Important Quotations Explained
Dicey understood, just then, and wished she didn't, just what the Tillermans had done to Gram by coming to live with them. Because she did love them, and that meant not only the good parts, but also the worry and fear. Until the children came along, nothing could hurt Gram. And now but Gram must have known that, she'd had children of her own, she much have now that when she said they could live with her. Dicey wished she didn't understand. She wished she could still be like Sammy, concerned only about whether or not he'd have as much steak as he wanted, already forgetting the worry since everything was all right again.
"But I'll tell you something else, too. Something I've learned, the hard way. I guess"—Gram laughed a little—"I'm the kind of person who has to learn things the hard way. You've got to hold on. Hold on to people. They can get away from you. It's not always going to be fun, but if you don't—hold on—then you lose them."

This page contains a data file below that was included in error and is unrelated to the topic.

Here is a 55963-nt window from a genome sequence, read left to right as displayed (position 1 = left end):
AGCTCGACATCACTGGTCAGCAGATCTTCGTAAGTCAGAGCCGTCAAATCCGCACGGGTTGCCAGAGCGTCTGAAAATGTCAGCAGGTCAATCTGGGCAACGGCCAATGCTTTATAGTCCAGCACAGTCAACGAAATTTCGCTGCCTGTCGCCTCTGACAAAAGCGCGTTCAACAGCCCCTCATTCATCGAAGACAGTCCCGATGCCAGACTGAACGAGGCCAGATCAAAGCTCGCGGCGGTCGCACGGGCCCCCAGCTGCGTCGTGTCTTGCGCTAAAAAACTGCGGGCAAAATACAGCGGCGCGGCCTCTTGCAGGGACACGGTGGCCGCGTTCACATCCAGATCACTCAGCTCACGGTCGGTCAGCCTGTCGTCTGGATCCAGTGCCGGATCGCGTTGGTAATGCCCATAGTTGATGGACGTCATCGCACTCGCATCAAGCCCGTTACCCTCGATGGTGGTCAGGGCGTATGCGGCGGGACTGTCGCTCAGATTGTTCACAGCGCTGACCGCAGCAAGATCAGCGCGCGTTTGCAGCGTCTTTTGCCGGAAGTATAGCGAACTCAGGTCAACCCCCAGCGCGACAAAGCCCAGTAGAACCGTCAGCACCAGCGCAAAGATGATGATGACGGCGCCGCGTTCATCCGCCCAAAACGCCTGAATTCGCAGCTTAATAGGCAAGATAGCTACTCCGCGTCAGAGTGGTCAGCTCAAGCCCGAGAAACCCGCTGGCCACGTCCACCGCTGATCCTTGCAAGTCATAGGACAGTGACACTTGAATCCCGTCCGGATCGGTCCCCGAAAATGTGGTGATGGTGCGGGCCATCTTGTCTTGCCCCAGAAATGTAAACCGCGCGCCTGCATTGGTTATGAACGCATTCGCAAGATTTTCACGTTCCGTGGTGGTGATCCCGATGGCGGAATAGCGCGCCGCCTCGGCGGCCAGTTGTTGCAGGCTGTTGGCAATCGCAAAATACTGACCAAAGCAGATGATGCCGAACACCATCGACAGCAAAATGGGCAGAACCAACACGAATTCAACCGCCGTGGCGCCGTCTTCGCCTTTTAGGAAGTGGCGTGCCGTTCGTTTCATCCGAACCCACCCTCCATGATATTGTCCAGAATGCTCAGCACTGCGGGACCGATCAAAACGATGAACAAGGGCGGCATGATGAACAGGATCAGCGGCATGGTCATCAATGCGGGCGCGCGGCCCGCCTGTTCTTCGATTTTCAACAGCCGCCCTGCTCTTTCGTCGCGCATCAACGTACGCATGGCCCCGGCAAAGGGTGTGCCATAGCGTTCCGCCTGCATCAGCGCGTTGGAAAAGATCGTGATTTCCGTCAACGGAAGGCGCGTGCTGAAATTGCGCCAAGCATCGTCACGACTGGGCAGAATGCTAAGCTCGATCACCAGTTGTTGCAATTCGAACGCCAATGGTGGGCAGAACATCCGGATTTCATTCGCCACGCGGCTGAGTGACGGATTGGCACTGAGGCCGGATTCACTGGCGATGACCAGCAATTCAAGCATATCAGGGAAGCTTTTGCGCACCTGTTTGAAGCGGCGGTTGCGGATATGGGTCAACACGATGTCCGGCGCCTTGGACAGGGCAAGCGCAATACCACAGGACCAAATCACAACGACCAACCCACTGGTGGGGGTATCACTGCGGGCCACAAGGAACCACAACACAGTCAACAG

I got to thinking—when it was too late—you have to reach out to people. To your family, too. You can't just let them sit there, you should put your hand out. If they slap it back, well you reach out again if you care enough. If you don't care enough, you forget about them, if you can.
"You have to let go," Gram said harshly, in Dicey's ear. But she didn't loosen her arms. "You have to and I have to." Dicey understood. It was Momma they had to let go of. "I don't want to," she answered softly. Gram pulled her head back so she looked into Dicey's face. "Neither do I," she said. "But I will, and so will you. Because if you don't—let go—it can make you crazy."
What I mean, girl, is you keep trying. One thing after another. Sometimes just one, sometimes all three, but you have to keep trying. I don't have to tell you that, do I?
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